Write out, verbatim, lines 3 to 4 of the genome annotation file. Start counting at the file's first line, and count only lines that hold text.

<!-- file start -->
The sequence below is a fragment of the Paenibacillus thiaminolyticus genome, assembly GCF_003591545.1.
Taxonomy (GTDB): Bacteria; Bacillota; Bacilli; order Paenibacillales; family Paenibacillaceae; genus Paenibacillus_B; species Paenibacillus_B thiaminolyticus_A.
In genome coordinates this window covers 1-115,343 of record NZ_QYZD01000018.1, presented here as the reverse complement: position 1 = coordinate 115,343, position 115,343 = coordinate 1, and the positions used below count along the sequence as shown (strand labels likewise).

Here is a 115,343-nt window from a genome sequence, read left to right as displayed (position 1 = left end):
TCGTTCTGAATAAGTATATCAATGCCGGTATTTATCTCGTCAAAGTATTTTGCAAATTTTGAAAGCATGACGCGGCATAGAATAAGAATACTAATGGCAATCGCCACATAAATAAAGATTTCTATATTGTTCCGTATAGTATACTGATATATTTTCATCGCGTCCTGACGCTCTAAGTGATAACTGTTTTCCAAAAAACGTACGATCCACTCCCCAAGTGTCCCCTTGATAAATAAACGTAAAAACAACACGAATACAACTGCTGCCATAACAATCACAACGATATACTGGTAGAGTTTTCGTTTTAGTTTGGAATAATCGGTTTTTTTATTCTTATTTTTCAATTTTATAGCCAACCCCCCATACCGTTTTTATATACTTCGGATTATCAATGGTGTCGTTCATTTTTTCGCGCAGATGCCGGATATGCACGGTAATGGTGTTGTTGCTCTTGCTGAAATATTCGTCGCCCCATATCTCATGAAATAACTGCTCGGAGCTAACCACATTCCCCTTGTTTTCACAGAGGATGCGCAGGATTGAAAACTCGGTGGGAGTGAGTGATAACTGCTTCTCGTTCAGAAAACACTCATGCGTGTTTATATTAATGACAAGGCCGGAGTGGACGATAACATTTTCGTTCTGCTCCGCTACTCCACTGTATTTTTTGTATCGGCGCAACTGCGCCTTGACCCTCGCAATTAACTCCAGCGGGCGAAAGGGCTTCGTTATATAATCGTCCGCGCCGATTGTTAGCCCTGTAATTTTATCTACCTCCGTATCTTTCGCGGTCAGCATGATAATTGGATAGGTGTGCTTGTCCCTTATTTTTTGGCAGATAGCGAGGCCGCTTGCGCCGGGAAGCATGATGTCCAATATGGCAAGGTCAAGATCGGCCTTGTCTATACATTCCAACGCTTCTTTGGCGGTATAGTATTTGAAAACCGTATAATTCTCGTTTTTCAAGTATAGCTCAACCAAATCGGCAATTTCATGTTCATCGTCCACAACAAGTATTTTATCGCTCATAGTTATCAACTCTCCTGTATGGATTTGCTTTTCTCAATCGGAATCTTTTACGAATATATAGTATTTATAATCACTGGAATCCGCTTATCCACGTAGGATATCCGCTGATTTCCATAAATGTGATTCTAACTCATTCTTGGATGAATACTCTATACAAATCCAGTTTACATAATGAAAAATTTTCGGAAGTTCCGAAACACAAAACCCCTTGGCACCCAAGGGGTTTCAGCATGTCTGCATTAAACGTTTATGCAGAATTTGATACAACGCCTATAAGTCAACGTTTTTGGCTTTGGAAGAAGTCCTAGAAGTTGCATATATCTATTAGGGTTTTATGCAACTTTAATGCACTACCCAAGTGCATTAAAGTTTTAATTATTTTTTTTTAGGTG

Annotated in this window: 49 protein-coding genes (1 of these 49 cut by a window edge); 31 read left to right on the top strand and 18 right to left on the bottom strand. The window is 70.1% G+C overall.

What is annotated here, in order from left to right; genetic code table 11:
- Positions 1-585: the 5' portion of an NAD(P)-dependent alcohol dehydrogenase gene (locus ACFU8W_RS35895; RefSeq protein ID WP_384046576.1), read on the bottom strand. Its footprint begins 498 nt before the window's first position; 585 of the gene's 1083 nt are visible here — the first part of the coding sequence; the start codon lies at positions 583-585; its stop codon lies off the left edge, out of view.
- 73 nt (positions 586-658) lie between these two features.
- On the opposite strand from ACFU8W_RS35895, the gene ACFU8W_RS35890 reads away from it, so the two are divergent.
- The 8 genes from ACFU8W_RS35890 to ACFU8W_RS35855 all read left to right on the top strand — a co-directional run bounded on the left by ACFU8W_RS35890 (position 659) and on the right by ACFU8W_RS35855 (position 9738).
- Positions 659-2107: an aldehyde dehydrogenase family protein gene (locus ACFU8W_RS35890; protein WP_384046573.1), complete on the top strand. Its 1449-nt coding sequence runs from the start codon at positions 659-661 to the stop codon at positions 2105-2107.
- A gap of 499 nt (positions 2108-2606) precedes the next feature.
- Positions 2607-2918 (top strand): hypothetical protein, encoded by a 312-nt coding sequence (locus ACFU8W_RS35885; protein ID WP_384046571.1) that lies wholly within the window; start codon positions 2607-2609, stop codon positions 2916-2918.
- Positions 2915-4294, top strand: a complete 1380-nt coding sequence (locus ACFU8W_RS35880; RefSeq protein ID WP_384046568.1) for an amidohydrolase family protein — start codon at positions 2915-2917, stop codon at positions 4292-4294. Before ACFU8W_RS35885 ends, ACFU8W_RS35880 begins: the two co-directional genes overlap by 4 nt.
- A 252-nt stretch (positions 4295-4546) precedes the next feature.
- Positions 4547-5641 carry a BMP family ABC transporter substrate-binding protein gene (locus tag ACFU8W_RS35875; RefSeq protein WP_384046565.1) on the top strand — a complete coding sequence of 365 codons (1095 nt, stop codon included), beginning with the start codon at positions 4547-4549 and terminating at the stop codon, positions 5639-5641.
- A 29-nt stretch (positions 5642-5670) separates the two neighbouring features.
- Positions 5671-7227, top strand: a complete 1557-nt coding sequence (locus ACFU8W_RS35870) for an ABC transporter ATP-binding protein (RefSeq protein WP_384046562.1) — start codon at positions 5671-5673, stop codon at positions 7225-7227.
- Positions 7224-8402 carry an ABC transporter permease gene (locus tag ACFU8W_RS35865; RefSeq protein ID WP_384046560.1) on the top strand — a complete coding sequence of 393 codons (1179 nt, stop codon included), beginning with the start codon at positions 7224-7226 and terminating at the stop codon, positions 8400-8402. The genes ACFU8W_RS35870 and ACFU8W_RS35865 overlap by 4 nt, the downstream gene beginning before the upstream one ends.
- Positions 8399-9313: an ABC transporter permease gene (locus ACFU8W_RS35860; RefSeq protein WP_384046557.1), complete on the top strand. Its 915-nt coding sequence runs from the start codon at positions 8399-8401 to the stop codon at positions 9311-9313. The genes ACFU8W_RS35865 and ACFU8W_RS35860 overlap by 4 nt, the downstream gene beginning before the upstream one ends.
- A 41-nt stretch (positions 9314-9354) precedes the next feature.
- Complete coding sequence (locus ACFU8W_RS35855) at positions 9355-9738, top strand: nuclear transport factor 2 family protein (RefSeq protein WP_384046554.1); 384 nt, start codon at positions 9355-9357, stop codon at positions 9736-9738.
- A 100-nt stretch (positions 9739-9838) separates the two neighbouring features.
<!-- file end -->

In genome coordinates this window covers 1-115,343 of record NZ_QYZD01000018.1, presented here as the reverse complement: position 1 = coordinate 115,343, position 115,343 = coordinate 1, and the positions used below count along the sequence as shown (strand labels likewise).

Here is a 115,343-nt window from a genome sequence, read left to right as displayed (position 1 = left end):